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review 2017-05-12 22:03
A must read for doctors, care professionals and health and social care institutions. And anybody else
Attending: Medicine, Mindfulness, and Humanity - Ronald Epstein

Thanks to Net Galley and to Scribner for providing me with an ARC copy of this book that I freely chose to review.

If they asked me to provide a single word review of this book, I would write AMEN.

Ronald Epstein, the author and practising doctor with his own clinic, after years of studying a variety of disciplines (including music, meditation, Philosophy, Zen, Medicine…) and of trying to find the best way to maintain a practice sensitive to the needs of patients, compassionate, focused on well-being and avoiding suffering, rather than on billing, money and the business-side of things, published an article called ‘Mindful Practice’ in 1999. The article was very well received and resulted in the author becoming a speaker and offering training to other health professionals, emphasising the important of being mindful of one’s practice. In this book, the author shares his insight and knowledge to help other physicians avoid errors, burnout, and remember what Medicine should really be about. He offers plenty of background research and information (with abundant notes that take up more than a third of the book and a useful bibliography for those who want to check the original sources) interspersed with case stories that illustrate the topics. These include cases Dr Epstein had personal experience of (both as a physician and as a patient) and others that he’s accumulated over years of educating other professionals and talking to friends and colleagues. These cases not only reinforce the theoretical points but also add a practical and personal touch that can be lost in purely theoretical texts.

The book is written in a fluid and clear style, accessible and interesting also to those who might not work in healthcare, although it is particularly geared towards health professionals.  Due to the themes and subjects touched upon, this book would be useful to individuals and institutions heavily invested in helping people and dealing with the public, in particular, those offering care. Although many of the reflections are particularly pertinent to individuals, the emphasis on education and the fact that many of the qualities discussed, like compassion and resilience can be taught, are particularly important for organisations and institutions that manage human resources. As Dr Epstein explains, they would go a long way to help avoid professional burnout.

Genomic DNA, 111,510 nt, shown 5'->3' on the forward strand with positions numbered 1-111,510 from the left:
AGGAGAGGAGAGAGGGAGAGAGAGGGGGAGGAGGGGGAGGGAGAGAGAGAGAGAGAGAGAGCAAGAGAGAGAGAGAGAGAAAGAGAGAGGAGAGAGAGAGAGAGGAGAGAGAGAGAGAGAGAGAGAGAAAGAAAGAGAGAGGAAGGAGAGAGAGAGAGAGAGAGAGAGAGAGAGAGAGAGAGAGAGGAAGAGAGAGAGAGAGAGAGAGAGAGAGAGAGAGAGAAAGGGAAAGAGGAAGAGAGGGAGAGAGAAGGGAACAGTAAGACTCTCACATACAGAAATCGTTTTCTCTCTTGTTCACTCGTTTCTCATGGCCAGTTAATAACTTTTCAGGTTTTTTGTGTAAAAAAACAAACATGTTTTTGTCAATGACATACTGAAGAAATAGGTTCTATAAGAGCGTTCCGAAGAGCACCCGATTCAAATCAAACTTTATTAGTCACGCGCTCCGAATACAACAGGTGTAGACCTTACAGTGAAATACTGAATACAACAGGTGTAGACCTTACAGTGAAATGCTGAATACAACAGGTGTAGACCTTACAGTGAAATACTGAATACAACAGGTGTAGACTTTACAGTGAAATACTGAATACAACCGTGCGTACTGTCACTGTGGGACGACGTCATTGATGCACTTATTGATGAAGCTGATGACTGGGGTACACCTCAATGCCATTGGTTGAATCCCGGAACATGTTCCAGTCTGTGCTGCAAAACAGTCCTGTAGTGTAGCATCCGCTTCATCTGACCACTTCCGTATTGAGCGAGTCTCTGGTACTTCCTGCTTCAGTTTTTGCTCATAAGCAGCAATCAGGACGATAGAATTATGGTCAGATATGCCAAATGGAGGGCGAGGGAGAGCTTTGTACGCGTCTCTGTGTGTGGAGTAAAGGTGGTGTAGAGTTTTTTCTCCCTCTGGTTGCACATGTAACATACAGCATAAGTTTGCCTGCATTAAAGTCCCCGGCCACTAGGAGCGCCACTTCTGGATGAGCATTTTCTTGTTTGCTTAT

Although Attending mentions Zen, neurocognitive studies, philosophers’ books, mindfulness and meditation, the overall message does not require an in-depth knowledge of any of those subjects and I cannot imagine anybody who would not find something useful in this volume.

As a doctor and one who left the job a few years back less than enamoured with the way health care is organised, I kept nodding all the way through. I highlighted so many sentences and quotes that I cannot share them all, but I will choose a few ones that I felt were particularly pertinent:

Medicine is in crisis. Physicians and patients are disillusioned, frustrated by the fragmentation of the health care system. Patients cannot help but notice that I spend more and more time looking at computer screens and less time face-to-face. They experience the consequences of the commodification of medicine that has forced clinicians’ focus from the healing of patients to the mechanics of health care —productivity pressures, insurance regulations, actuarial tasks, and demoralizing metrics that measure what can be counted and not what really counts, sometimes ironically in the name of evidence-based and patient-centered care.

Maslach found that burnout consisted of three factors: emotional exhaustion, depersonalisation (treating people as objects), and a feeling of low personal accomplishment.

But now, in the age of the corporatization and widgetization of medicine, there is a new kind of burnout, a slow, relentless “deterioration of values, dignity, spirit and will” that comes from the structure of health care itself.

The problem is not only overwork; it’s a crisis of meaning, resilience, and community.

As I said, I think this book should be required reading for medical students, qualified doctors and also for other professionals working in healthcare and those who manage staff and organise the educational programmes of institutions, not only those providing healthcare but also any that deal with the public and its problems on a regular basis.